This is a companion piece to: The $1 Textbook and More on The $1 Textbook

See Also: Sarah Hagan's Make Note Taking Fun and Interactive

Prior pieces dive into the theory of what makes notebooks such a successful tool in my classroom. In this year's (shorter) iteration, I'll go through a few questions that I get asked frequently whenever I present on the subject.

How are they structured?

I impose a few items that are not negotiable. SBG tracking charts in the front, old tests in a special pocket in the back, and formal classwork permanently attached with the associated work somewhere nearby. I use duct tape along the spine to distinguish class periods. In the INB world I'm known as the "no frills" guy. I don't do foldables. I don't do structured notes. I don't do a table of contents. I set a few ground rules but leave a bulk of the organization to the student. You are free to dictate different terms here.

How do you grade them?

I check SBG sheets every three weeks. I will check classwork at random. I try to take 4-5 classwork checks in a six weeks. I do this all in class, usually making a stop at each table and asking for the books one at a time. I plan around the notebook checks, so usually the students have something to do while I'm walking around. Sometimes I'll hand out an assignment with a "I'm checking in 20 minutes" qualification. SBG sheets are worth 10% and classwork is worth 20%. I often call these "health inspections" where the notebook has to pass the shake test, meaning there are no loose papers and everything stays inside.

Here's an acceptable example of classwork:

The handout is attached with tape and the associated work is right next to it. There is not always a formal handout. Sometimes I scribble problems on the board and have them copy. Work is graded on a completion basis: 100/80/70/50/0. Students who get poor marks on classwork are free to show me a better version later on. It's on them though, I write down the 50 and keep it that way unless they prompt me.

Do you take them home?

Some people may want more time to examine a notebook. It's not always possible in a few seconds to see if a student completed all 12 problems or just 8. Maybe the student is trying to trick you by pointing to work that looks similar to what you're checking but is not really what you want. If you're dealing with younger students or if you're trying to establish protocol early, you may want to do more extensive checks. I don't recommend doing it often (or at all) because the mountain of notebooks will be REALLY intimidating. I've tried this routine a few times and hated it. Don't even think about lugging 100+ notebooks home. Just don't. If your assessments are doing the job, they are what will really help you determine who isn't getting it.

Do the students take them home?

If they want to. My classes are structured to let students work a majority of the time, so I have not found homework necessary. Some students like having their stuff with them, and most could care less. To ensure maximum participation, I keep the notebooks in tubs.

I go with 30 qt. tubs and the aforementioned duct tape system. This size tub handles a class of 30 without a problem. The duct tape kept us at a 0% loss rate.

What if a student doesn't have it one day?

This will happen sometimes. Because of the tubs it is super rare. Since I set the expectation that notebooks are a mandatory part of the class day, a student without one will borrow paper and make a mental note to put it in the proper place later. I'm not sure how well they remember, but this situation is so infrequent it doesn't matter.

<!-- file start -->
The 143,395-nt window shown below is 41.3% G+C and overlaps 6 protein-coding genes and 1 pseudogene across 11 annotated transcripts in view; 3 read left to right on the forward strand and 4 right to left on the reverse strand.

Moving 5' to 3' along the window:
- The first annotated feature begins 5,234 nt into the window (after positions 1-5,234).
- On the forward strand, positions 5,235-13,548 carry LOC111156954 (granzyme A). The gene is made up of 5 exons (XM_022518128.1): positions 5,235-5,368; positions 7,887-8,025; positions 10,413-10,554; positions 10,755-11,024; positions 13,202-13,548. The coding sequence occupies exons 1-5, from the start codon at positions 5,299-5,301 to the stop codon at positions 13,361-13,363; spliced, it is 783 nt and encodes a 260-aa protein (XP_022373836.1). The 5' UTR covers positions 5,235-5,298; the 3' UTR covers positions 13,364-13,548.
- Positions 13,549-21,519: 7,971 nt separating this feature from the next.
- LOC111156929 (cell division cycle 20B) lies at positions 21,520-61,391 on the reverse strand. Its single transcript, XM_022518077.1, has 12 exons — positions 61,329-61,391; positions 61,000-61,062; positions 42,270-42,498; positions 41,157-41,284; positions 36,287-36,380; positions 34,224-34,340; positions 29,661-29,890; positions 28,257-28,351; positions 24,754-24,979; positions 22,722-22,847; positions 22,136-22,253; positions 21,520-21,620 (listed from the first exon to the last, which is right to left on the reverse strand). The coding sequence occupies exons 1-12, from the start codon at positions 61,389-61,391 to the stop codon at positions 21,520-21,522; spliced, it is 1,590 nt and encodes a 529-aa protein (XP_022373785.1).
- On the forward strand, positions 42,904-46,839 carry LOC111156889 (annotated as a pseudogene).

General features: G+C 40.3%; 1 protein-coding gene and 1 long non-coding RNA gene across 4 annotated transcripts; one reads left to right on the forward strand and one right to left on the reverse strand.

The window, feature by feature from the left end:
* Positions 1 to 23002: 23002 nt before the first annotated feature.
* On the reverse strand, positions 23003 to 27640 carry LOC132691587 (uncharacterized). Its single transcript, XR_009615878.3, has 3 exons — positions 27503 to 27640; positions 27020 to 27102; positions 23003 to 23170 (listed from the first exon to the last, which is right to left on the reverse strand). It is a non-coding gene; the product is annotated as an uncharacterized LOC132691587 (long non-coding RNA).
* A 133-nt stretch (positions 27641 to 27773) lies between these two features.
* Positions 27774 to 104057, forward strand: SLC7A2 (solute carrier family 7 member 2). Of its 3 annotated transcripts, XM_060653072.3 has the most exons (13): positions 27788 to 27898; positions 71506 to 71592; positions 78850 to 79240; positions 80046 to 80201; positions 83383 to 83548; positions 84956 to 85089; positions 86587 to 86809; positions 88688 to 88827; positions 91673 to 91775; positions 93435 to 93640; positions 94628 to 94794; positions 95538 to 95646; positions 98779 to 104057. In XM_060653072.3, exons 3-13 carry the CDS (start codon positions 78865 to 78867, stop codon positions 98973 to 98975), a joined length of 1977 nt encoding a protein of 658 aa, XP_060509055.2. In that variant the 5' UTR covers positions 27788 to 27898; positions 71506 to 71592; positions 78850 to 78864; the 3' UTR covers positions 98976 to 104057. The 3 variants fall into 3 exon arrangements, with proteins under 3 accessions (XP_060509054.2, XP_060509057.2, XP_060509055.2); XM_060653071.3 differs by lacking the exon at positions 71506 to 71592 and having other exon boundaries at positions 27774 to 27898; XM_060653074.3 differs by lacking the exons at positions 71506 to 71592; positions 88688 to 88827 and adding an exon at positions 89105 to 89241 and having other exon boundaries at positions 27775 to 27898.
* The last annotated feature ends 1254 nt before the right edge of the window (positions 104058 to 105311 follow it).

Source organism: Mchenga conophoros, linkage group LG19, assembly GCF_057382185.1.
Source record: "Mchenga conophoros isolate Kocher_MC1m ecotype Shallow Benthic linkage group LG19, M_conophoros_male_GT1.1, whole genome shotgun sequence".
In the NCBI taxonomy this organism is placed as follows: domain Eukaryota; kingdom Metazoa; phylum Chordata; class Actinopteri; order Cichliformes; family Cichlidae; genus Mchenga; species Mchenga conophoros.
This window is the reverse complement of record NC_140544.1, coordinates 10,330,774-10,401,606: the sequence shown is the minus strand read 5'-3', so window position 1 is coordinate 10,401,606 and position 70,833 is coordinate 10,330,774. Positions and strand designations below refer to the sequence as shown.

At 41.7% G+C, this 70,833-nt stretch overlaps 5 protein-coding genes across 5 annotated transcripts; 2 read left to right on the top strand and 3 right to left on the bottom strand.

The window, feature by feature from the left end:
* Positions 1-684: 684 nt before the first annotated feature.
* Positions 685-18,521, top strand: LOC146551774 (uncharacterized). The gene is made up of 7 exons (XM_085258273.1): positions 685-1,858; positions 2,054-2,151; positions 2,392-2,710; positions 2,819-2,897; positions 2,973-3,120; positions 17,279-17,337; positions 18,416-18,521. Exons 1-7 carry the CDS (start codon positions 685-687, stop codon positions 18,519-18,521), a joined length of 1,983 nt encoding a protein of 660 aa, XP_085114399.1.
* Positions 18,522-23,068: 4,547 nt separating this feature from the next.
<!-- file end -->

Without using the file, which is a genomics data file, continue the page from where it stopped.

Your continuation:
What needs to change to support these?

You have two logistics problems. First, EVERYTHING you intend to handout should be considered for notebook size. Full sheets of paper are not ideal. Students will usually fold them in half dutifully, but this should be an exception. You can make anything notebook size if you think hard enough. Second, you'll need lots of adhesive contraptions. Glue sticks are ideal. Clear tape second (the dispensers tend to lose vital pieces). Staplers dead last (kids are SO GOOD at breaking staplers). Poke around Bulk Office Supply to stock up on scissors and glue. A 100 pack of 0.75 oz glue sticks lasts a LONG time.

What about absences?

If a student is absent for a notebook check I will go to the tub and grab the absent notebook if it's in the tub. Sometimes it's sitting at the empty seat because a kind table mate got it before realizing the student was absent. If a student misses a bit of formal classwork often they'll get it the next day because they'll notice everyone has flipped to a paper they don't have. I really don't micromanage missing work though. I don't have time and every time I've tried it doesn't go well.

They can't all be this good, where are the bad ones?

At the end of the year I solicit notebooks from students to take on my road show. Naturally I do tend to show off the really exceptional ones, but in general all my students do a really good job with these. A few are kind of messy. At the absolute maximum I might have 2 or 3 kids (out of 130) who just don't get with the program. Their inability to manage this valuable resource is usually reflected by their assessment scores. You as the instructor just have to send the message that notebooks are important to you, and that the students don't have a choice. Frequent notebook checks help establish this really early. It'll help you make the practice routine as well. If you're new to this game and worried about failing, force yourself to do a weekly check. Write it into your lesson plans, or write it up on the board, whatever it takes. Notebook culture is possible in any classroom.

AuthorJonathan Claydon